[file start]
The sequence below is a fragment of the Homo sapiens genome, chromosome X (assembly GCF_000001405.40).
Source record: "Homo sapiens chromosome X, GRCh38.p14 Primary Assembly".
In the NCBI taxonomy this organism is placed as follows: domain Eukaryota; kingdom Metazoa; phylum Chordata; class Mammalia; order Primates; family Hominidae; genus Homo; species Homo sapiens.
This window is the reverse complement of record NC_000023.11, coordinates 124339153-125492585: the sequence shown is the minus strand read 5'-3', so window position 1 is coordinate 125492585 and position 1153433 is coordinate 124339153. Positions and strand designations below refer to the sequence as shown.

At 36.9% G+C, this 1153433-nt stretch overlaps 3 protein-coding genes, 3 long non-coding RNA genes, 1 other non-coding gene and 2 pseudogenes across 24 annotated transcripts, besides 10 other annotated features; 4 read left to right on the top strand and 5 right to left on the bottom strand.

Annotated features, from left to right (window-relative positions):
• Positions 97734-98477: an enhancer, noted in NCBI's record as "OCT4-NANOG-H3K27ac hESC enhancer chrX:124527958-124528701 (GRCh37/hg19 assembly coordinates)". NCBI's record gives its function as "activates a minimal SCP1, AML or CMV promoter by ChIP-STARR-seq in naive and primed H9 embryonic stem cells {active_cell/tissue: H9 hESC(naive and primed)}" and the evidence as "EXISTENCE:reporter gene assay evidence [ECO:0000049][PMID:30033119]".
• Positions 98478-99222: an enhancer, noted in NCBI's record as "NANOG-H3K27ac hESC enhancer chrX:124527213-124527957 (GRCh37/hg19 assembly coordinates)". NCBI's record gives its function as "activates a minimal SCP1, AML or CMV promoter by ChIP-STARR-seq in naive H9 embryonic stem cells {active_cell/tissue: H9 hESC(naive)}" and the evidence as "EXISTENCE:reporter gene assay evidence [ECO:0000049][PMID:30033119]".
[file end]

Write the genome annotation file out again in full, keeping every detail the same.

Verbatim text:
The sequence below is a fragment of the Homo sapiens genome, chromosome X (assembly GCF_000001405.40).
Source record: "Homo sapiens chromosome X, GRCh38.p14 Primary Assembly".
In the NCBI taxonomy this organism is placed as follows: domain Eukaryota; kingdom Metazoa; phylum Chordata; class Mammalia; order Primates; family Hominidae; genus Homo; species Homo sapiens.
This window is the reverse complement of record NC_000023.11, coordinates 124339153-125492585: the sequence shown is the minus strand read 5'-3', so window position 1 is coordinate 125492585 and position 1153433 is coordinate 124339153. Positions and strand designations below refer to the sequence as shown.

At 36.9% G+C, this 1153433-nt stretch overlaps 3 protein-coding genes, 3 long non-coding RNA genes, 1 other non-coding gene and 2 pseudogenes across 24 annotated transcripts, besides 10 other annotated features; 4 read left to right on the top strand and 5 right to left on the bottom strand.

Annotated features, from left to right (window-relative positions):
• Positions 97734-98477: an enhancer, noted in NCBI's record as "OCT4-NANOG-H3K27ac hESC enhancer chrX:124527958-124528701 (GRCh37/hg19 assembly coordinates)". NCBI's record gives its function as "activates a minimal SCP1, AML or CMV promoter by ChIP-STARR-seq in naive and primed H9 embryonic stem cells {active_cell/tissue: H9 hESC(naive and primed)}" and the evidence as "EXISTENCE:reporter gene assay evidence [ECO:0000049][PMID:30033119]".
• Positions 98478-99222: an enhancer, noted in NCBI's record as "NANOG-H3K27ac hESC enhancer chrX:124527213-124527957 (GRCh37/hg19 assembly coordinates)". NCBI's record gives its function as "activates a minimal SCP1, AML or CMV promoter by ChIP-STARR-seq in naive H9 embryonic stem cells {active_cell/tissue: H9 hESC(naive)}" and the evidence as "EXISTENCE:reporter gene assay evidence [ECO:0000049][PMID:30033119]".